Other OCO resources included in the FY 2013 request will focus on reducing supplies of poppy cultivation and promoting alternative crops. The illicit cultivation of narcotics in Afghanistan fuels the insurgency and undermines stability throughout the country. Additionally, OCO funds will support the justice and corrections sectors by laying the groundwork for Afghan ownership and sustainable operation of law enforcement institutions and corrections facilities.
In FY 2013, the Department of State and USAID will continue to operate in a complex environment that requires close cooperation with U.S. and international military partners. Assistance programs, particularly those in OCO, are designed through close civilian-military cooperation to ensure collaboration and coordination of effort. Programs included in the OCO and core assistance budgets factor in and contribute to planning decisions related to programs like the Afghanistan Infrastructure Fund (AIF) and the Commander’s Emergency Response Program (CERP). The Department of State and USAID work closely with military colleagues to ensure that programming appropriately balances both short-term counterinsurgency objectives and longer-term development goals, while leveraging the capacity, skills, resources, and authorities of both USAID and the Army Corps of Engineers. (Source: Congressional Budget Justification FY 2013)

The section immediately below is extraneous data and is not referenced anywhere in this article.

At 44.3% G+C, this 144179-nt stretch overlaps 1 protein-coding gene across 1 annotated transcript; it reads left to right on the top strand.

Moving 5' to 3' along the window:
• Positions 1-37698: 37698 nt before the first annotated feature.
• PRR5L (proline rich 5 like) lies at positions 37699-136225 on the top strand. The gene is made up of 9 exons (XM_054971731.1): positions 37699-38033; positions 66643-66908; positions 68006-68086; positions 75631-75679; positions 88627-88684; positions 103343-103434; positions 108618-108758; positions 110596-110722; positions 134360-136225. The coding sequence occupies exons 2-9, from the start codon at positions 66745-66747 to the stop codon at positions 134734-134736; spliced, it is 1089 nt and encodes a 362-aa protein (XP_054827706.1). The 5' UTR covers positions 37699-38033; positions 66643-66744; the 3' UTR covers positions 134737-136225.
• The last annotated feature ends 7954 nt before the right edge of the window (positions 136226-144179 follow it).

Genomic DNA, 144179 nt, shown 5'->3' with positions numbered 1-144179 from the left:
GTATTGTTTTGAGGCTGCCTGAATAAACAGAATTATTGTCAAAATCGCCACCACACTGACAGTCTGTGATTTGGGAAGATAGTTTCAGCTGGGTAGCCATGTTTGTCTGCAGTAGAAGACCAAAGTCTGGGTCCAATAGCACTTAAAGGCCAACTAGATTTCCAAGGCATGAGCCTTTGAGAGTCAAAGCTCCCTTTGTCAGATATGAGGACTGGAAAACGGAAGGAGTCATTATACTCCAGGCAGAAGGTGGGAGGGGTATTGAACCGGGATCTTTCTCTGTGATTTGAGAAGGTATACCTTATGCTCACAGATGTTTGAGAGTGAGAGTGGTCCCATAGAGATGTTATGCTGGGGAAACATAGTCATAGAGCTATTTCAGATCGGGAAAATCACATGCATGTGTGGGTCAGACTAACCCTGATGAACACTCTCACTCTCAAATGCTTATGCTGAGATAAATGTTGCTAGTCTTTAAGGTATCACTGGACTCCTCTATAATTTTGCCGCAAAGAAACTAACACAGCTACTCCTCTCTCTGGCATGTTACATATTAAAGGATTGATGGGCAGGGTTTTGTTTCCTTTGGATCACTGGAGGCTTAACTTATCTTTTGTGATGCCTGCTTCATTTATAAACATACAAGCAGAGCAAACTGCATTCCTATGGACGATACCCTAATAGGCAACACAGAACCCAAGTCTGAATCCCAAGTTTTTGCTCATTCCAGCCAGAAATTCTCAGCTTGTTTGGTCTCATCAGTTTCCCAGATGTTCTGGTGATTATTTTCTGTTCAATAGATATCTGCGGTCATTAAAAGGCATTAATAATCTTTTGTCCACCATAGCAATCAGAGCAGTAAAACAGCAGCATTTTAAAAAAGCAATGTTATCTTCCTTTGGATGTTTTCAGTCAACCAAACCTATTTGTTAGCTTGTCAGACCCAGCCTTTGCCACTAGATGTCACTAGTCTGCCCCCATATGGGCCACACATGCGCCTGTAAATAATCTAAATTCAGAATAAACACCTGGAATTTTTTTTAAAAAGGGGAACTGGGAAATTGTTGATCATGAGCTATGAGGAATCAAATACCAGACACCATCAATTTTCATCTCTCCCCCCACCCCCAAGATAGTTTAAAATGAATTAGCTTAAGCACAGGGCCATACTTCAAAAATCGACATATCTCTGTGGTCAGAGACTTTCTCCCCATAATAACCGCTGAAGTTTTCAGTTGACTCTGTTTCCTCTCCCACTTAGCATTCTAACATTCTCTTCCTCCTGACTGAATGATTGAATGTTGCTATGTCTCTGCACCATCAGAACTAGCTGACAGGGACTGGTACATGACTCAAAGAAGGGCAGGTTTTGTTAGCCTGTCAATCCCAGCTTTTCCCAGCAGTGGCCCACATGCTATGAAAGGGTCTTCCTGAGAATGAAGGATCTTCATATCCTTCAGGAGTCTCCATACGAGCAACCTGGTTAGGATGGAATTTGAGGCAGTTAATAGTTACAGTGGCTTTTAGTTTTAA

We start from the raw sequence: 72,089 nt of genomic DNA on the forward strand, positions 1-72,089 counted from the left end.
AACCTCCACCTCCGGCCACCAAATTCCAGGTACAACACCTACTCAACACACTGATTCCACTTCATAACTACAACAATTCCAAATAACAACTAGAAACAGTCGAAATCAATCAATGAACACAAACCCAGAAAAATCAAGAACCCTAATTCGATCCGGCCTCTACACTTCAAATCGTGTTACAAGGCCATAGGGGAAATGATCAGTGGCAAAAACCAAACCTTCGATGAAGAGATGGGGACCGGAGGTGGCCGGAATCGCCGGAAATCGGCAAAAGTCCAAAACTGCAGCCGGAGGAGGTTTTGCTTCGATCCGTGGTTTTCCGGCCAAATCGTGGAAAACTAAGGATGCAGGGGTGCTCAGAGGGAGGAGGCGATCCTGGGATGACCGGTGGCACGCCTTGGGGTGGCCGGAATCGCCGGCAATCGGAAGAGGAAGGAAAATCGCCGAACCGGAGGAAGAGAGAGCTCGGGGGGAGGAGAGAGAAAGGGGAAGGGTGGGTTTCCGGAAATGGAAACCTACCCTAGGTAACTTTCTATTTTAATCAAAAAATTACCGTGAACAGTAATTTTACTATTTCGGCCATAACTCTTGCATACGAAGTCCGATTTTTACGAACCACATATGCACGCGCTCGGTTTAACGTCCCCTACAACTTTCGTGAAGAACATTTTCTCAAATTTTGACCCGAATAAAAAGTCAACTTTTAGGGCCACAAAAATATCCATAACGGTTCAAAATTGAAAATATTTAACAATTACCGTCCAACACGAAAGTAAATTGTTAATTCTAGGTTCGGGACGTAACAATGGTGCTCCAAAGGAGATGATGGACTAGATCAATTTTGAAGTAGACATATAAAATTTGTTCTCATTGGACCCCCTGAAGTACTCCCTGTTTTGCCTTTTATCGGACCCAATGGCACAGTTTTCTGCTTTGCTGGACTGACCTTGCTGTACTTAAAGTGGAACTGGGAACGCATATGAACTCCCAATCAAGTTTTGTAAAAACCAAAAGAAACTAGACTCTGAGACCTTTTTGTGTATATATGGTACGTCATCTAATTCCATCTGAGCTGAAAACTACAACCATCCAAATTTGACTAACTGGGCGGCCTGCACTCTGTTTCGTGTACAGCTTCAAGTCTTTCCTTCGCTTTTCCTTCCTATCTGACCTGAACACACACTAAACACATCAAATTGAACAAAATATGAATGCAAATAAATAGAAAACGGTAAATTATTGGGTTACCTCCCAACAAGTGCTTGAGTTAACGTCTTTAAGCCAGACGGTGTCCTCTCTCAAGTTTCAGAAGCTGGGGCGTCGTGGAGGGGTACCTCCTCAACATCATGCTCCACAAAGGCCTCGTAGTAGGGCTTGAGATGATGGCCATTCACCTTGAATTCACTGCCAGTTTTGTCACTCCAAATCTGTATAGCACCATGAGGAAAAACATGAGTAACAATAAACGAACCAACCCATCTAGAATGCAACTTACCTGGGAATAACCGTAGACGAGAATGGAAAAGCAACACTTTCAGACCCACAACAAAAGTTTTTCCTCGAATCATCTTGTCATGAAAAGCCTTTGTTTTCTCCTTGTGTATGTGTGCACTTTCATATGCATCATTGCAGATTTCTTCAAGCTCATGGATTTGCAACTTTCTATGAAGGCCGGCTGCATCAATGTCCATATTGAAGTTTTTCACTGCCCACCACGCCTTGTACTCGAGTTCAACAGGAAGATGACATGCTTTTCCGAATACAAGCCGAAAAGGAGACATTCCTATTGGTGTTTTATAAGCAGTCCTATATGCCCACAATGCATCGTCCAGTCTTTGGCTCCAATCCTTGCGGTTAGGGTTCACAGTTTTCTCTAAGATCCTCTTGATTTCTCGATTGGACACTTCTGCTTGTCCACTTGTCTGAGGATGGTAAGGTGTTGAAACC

World Bank Statistics
|Per Capita Income (2008)||$370.00
|Annual % Population Growth (2009)||2.66%
|% Urban Population (2009)||24.42%